english.prescrire.org > Positions > Overmedication > Shaping diseases

Theme: Overmedication

We’ve got a pill for just about everything these days. Healthcare professionals are under pressure to prescribe medications which may do no good, and might even do much harm. How can we resist the urge to overmedicate existence?

Shaping diseases: marketing departments flex their wings

Commercial strategies are being designed to modify the social perception of diseases and to create as close a link as possible between a pharmaceutical brand name and a health condition. Healthcare professionals must keep a critical mind and refuse to allow commercial interests to decide who is and who isn’t sick.

Commercial strategies are now being designed to modify the social perception of diseases, syndromes and health conditions, and to create as close a link as possible between a pharmaceutical brand name and a health condition (1).

Modifying the social perception of a disease
These strategies simultaneously target researchers, healthcare professionals, patients, regulatory agencies, etc. Their influence is carefully orchestrated: funding of scientific experts, scientific societies and patient groups, symposia, consensus conferences, continuous medical education, and advertisements in the professional and lay media.

Creating an automatic response linking a health condition and a brand name
In an article entitled "The art of branding a condition", published in 2003 in a monthly magazine for advertisers and drug companies, Vince Parry, an American marketing expert, wrote that there is nothing new about the practice of expanding the market for drugs to include those who are in fact neither really nor seriously ill (2). He cites the case of Listerine°, the brand name of an antiseptic used first as a surgical disinfectant, then as a household cleaning product, and as a dandruff treatment in the United States. Afterwards, through an advertising campaign touting Listerine° as a remedy for a common and unpleasant problem (bad breath) and by using the impressive scientific name "halitosis", a "chronic condition with serious social consequences", the manufacturer Warner-Lambert increased Listerine° sales tenfold in the 1920s (a)(2). More recently, Pfizer adopted the marketing tactic of using the term "erectile dysfunction" instead of "impotence", because it has fewer negative connotations and suggests reversibility.

More abuses
In November 1999, Lilly succeeded in obtaining unanimous FDA expert committee approval to market fluoxetine for a new indication, "premenstrual dysphoric disorder", a poorly defined depressive disorder (b)(2-4). Immediately after market approval for this indication, Lilly asked the FDA for permission to market fluoxetine under the name Sarafem°, instead of the usual brand name Prozac°, with new lavender-coloured tablets for women with this disorder (2,4). Shortly afterwards an advertising campaign hit television screens throughout the United States, based on the slogan "Think it’s PMS (premenstrual syndrome)? Think Again. It could be PMDD (premenstrual dysphoric disorder)", thus targeting all women who feel irritable just before their periods (4).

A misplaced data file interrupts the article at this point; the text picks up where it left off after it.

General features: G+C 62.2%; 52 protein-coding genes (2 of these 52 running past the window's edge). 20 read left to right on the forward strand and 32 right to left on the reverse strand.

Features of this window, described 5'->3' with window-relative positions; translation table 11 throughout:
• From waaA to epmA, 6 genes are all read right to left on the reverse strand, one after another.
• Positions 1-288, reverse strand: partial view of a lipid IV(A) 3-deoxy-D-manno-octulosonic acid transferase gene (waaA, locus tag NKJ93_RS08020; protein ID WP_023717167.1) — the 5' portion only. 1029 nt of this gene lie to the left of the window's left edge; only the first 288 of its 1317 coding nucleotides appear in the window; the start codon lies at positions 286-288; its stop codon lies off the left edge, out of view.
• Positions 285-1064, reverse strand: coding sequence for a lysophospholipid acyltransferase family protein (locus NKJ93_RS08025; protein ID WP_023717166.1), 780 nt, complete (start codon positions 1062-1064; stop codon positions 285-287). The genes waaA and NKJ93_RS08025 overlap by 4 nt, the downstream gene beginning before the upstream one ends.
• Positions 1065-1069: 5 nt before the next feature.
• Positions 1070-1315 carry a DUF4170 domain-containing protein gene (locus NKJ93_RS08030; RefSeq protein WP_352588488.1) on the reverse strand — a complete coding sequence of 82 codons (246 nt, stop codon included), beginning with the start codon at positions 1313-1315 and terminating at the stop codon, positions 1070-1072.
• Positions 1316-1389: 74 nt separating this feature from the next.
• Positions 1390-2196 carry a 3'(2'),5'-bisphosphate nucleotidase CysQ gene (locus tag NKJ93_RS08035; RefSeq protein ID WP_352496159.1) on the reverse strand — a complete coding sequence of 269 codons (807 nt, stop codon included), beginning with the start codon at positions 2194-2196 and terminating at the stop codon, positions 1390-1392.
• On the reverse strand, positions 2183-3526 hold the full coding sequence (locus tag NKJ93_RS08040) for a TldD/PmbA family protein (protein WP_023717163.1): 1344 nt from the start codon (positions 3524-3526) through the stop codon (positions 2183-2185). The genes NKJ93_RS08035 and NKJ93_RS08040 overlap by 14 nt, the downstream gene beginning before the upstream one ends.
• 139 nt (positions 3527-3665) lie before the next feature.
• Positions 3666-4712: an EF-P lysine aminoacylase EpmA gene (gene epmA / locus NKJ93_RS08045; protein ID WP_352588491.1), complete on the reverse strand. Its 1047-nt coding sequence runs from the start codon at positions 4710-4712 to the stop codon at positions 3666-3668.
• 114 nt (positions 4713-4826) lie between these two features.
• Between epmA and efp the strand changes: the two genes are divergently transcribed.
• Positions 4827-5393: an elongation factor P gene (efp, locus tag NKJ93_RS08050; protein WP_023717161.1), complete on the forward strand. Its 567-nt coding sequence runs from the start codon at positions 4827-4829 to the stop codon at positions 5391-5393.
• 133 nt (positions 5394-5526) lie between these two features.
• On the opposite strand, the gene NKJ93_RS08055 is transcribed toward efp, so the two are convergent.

Refuse commercially-motivated disease definitions
These commercial strategies could not succeed without the passive cooperation of physicians. By prescribing these products, they are endorsing the medicalisation of physical and mental states that were previously considered to be part of the normal human experience (5,6). It is not helpful to those concerned to identify them as patients and to expose them needlessly to a serious risk of adverse drug effects.

Healthcare professionals must keep a critical mind and refuse to allow commercial interests to decide who is and who isn’t sick.

©Prescrire 2007

Prescrire Int 2007; 16 (90): 174.

a- Halitosis maintained its status as a health disorder and the brand Listerine° is still marketed by Pfizer, in France and elsewhere.
b- In 2003 the European Medicines Agency refused to include the indication "premenstrual dysphoric disorder" in the harmonised summary of product characteristics of fluoxetine, arguing that "this disorder is not a well-established diagnostic entity across Europe. It is not listed in the International Classification of Diseases (ICD), and remains only a research diagnosis in DSM-IV" (ref 7).

1- Mintzes B "Fabriquer des maladies pour vendre des médicaments" Rev Prescrire 2007; 27 (279): 63- 65.
2- Parry V "The art of branding a condition" Medical Marketing & Media 2003; May: 43-49. Website http://www.mmm-online.com, accessed 20 February 2007.
3- Prescrire Rédaction ""Syndrome dysphorique prémenstruel": halte à la dérive !" Rev Prescrire 2007; 27 (279): 19.
4- Moynihan R and Cassels A "Advertising disease. Premenstrual dysphoric disorder"”. In: Moynihan R and Cassels A "Selling sickness" Nation Books, New York 2005: 99-118.
5- Ngoundo Mbongue T et al. ""Medicamentation" of society, non-diseases and non-medications: a point of view from social pharmacology" Eur J Clin Pharmacol 2005; 61: 309-313.
6- Montastruc JL and MBongue B "La "médicamentation" de la société: un exemple de pharmacologie sociale" Rev Prescrire 2003; 23 (243): 712- 714.
7- European Agency for the Evaluation of Medicinal Products "CPMP summary information on referral opinion following arbitration pursuant to article 30 of Council Directive 2001/83/EC for Prozac and associated names" London, 18 June 2003: page 2.